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I am Jane Doe

blog by Henderson Cooper


Let me start at the beginning, wow! What a telling of a difficult story.

Be prepared to get absorbed in the story and lives of these children and their parents, to be inspired by the diligent investigators, attorney’s and activists who lived the fight against the monsters. And be prepared to cry and smile, as the story plays out. And know that the real-life story continues today.

This is a story about a vicious ongoing criminal enterprise, the victims of the crime, the families involved, the perpetrators of this chronic and evil business using our children. The crime, Sex Trafficking of children. The victims, the children. The perpetrators, almost always men. The supporters, the legal system that makes prosecution as difficult as it could possibly be. The other key supporters, the men whose demand for sex with children keeps the perpetrators in business.

There is another victim here. Obviously, the families of the children that are taken away from their homes and childhood. But also, the families. Families are destroyed as are the youth and innocence of these children. Societies are impacted as our children move from growing and developing into good citizens, scholars and future leaders, to injured and often damaged souls.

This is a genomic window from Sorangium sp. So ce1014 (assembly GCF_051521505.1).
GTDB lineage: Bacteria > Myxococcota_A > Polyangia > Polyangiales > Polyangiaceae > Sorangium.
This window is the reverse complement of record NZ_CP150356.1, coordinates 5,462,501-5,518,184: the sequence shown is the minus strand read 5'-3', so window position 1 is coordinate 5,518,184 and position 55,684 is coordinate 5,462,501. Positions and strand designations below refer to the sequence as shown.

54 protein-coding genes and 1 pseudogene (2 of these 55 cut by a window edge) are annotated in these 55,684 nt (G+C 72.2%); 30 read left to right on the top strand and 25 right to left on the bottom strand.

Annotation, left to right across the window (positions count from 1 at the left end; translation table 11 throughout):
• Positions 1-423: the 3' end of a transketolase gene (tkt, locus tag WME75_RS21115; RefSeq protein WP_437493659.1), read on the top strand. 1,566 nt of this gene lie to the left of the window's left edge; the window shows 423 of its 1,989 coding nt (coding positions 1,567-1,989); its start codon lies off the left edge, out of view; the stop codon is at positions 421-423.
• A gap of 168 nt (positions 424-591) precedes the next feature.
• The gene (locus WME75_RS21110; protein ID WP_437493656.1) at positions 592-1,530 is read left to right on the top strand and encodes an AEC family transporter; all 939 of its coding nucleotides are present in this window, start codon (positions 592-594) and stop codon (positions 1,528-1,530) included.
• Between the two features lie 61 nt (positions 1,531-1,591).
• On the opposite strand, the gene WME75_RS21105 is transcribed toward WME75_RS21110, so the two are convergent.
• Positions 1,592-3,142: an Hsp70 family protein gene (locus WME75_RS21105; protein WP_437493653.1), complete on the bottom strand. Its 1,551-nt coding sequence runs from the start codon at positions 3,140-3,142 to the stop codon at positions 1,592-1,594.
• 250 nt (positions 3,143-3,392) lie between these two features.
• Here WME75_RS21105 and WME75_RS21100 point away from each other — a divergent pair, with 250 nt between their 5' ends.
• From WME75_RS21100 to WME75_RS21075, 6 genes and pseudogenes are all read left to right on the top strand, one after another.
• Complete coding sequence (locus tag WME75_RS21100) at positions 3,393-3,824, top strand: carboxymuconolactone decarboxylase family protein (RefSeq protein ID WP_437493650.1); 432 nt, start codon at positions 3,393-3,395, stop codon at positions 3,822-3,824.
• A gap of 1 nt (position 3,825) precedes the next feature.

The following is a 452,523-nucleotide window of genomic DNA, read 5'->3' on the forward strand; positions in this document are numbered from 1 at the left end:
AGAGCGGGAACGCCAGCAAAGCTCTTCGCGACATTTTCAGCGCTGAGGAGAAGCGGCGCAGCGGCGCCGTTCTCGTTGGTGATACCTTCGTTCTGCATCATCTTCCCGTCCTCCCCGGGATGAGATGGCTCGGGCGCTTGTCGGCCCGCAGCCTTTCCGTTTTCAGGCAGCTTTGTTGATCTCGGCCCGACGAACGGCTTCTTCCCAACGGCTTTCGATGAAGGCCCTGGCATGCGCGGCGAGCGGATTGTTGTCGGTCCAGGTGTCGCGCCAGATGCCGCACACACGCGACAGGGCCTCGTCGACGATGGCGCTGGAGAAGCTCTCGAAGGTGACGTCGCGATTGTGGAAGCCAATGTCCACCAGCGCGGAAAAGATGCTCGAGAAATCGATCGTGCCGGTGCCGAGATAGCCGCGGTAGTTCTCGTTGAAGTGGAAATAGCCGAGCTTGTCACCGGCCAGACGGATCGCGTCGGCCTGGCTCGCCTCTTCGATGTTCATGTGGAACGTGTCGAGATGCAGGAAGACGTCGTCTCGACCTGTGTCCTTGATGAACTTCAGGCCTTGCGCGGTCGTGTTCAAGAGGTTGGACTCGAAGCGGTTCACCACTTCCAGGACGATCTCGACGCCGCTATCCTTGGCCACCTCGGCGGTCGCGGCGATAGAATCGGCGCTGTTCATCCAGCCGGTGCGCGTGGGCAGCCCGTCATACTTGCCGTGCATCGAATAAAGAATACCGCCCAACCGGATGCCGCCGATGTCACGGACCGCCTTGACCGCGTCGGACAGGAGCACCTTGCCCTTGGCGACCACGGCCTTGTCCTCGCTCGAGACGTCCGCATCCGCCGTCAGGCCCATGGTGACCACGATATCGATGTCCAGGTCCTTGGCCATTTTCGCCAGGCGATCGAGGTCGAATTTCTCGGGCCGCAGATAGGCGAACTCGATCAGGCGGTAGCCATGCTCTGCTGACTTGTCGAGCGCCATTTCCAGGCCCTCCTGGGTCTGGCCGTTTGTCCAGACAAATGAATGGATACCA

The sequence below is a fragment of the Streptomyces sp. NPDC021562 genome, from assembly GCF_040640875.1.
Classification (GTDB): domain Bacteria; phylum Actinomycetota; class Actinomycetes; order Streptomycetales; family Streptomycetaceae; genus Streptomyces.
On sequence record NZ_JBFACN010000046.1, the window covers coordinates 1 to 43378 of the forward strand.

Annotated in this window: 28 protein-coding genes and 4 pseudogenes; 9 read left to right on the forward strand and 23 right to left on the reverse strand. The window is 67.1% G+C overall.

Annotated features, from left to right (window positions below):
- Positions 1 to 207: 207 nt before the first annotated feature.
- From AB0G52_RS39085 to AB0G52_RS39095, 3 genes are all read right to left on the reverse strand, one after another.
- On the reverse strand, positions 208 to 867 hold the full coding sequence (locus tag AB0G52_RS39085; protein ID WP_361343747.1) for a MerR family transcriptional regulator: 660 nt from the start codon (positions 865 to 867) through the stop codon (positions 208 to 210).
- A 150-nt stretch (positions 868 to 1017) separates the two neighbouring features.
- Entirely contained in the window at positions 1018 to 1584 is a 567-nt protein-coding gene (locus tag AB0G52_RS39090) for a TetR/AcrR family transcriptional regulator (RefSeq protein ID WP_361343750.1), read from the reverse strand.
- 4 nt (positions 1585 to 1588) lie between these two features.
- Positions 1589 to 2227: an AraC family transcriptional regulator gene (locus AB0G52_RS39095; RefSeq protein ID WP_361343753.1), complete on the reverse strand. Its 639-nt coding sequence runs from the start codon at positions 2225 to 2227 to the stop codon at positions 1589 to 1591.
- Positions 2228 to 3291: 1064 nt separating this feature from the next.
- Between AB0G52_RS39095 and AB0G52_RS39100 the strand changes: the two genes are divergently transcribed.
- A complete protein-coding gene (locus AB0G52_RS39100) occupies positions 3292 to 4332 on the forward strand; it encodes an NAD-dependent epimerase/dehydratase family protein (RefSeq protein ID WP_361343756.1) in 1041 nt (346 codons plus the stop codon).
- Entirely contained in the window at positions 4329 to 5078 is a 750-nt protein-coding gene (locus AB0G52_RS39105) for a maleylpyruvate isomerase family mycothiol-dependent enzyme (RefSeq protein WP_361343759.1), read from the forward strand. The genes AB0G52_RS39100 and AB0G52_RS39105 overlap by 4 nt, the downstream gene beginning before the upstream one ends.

So, the movie. What an excellent story. You sit in your seat and get drawn it the pain, suffering and frustration of the heroes of this story. Those heroes are the mothers, and fathers, the attorney’s and investigators, and finally the political leaders that finally find the courage to take the cause up with legislation and political action.

I must give credit to these people and the movies writers, producers and investors. Without each, the story does not get told. Without each the actions are not taken. Without each the problem continues unabated.

This movie is a call to action. This is not entertainment. It is not fun. It is not something to scan and forget. The next victim, could be your own daughter or son. It could be someone from your community. Far too many think that it happens to only certain people, from certain groups or communities. Not so. I have seen the victims and the impact in my local city, Los Angeles, as I worked for LAPD over course of my career. But I have also seen it on the national stage in states and cities across America, and in countries around the world. And not just Third World, depressed or war torn countries.

The Call to Action is…join the fight. Check for your local Human Trafficking organizations, your local law enforcement agencies working the problem, and let your elected officials know your interest and concern.